Japan's Princess Mako is starting a new chapter in life.
On Tuesday morning, Mako, 30, married her longtime boyfriend Kei Komuro, 30, in a simple ceremony, the Imperial Household Agency said. The couple met at International Christian University in Tokyo, and announced their engagement in 2017.
Mako is the granddaughter of Akihito, the 125th emperor of Japan, and under the country's imperial law, a princess must depart the royal family if she marries a commoner. This is what Mako's aunt, Sayako, did in 2005, when she married town planner Yoshiki Kuroda. Because of Japan's male-only succession law, Mako was never in line to the throne.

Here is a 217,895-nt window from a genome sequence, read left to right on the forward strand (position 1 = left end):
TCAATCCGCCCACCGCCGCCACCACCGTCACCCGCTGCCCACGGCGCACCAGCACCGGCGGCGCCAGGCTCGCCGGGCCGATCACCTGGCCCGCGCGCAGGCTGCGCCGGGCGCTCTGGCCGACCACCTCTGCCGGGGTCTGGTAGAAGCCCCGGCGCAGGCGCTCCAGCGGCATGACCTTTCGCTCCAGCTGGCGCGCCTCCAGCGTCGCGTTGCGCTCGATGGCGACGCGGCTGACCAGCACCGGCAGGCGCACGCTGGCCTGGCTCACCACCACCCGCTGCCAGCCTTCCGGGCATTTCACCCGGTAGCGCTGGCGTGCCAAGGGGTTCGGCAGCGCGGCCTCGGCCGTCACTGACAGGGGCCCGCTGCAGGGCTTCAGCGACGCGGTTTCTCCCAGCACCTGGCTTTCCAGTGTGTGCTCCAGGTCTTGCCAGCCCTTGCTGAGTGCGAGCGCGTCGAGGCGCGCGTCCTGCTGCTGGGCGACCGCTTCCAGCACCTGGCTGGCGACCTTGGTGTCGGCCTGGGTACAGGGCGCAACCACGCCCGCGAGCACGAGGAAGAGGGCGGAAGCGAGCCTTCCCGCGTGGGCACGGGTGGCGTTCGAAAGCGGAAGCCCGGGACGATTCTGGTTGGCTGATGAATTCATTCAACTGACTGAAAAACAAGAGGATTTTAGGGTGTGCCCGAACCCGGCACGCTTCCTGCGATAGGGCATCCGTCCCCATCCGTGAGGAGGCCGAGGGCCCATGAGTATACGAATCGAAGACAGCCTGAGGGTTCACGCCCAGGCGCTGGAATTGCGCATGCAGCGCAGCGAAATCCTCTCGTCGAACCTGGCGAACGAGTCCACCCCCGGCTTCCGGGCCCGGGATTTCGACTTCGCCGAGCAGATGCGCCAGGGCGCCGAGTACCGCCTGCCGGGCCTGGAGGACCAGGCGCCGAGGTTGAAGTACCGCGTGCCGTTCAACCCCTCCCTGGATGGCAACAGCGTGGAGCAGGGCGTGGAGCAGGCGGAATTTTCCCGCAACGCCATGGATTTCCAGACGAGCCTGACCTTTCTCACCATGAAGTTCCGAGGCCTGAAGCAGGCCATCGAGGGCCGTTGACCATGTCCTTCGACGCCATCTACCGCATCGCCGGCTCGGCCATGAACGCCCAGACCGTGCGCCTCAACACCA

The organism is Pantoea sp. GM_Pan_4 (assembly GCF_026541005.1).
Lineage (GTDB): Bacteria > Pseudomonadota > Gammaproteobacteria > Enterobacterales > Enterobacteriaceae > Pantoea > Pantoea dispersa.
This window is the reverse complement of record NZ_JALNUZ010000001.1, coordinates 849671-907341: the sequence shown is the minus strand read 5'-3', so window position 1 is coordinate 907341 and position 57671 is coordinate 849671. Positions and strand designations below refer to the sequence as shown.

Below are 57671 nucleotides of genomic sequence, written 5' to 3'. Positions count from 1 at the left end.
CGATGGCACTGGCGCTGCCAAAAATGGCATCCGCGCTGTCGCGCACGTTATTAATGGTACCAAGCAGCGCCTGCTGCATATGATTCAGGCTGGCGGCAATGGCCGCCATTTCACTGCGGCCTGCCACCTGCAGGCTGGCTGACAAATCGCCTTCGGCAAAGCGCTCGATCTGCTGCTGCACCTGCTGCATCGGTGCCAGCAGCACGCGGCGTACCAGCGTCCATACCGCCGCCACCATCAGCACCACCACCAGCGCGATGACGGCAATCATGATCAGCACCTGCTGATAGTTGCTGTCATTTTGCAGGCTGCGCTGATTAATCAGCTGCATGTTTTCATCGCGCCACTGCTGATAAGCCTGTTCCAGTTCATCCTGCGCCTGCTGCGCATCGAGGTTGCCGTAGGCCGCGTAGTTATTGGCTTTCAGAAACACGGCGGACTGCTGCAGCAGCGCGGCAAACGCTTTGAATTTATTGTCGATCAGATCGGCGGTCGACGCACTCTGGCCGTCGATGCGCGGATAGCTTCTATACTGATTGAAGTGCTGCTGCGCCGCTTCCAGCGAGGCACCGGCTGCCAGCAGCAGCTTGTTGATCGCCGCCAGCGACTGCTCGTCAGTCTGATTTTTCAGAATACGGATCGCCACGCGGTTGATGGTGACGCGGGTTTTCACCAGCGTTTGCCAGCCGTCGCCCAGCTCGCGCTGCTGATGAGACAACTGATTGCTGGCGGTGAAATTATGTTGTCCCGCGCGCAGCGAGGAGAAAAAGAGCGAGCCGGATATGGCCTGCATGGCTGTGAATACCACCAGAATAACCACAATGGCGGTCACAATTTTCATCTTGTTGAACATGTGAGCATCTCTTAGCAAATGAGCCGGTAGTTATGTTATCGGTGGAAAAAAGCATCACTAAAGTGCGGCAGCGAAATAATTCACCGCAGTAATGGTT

The couple's wedding was set for 2018, but was delayed following tabloid reports that Komuro's mother didn't repay her fiancé $36,000 she borrowed. Komuro defended her, saying his mother thought this was a gift, and he promised to pay it back.
The wedding of a princess to a commoner has divided Japan, with some believing it's time to change the outdated rules regarding royal women, while others claim that Komuro is only after Mako's money and tradition must be respected. Departing royals can accept a million-dollar payment from the government, CNN reports, but Mako rejected the offer, due to the controversy surrounding her wedding. Mako, who will no longer be referred to as a princess, and Komuro will likely live in New York City, where Komuro works at a law firm.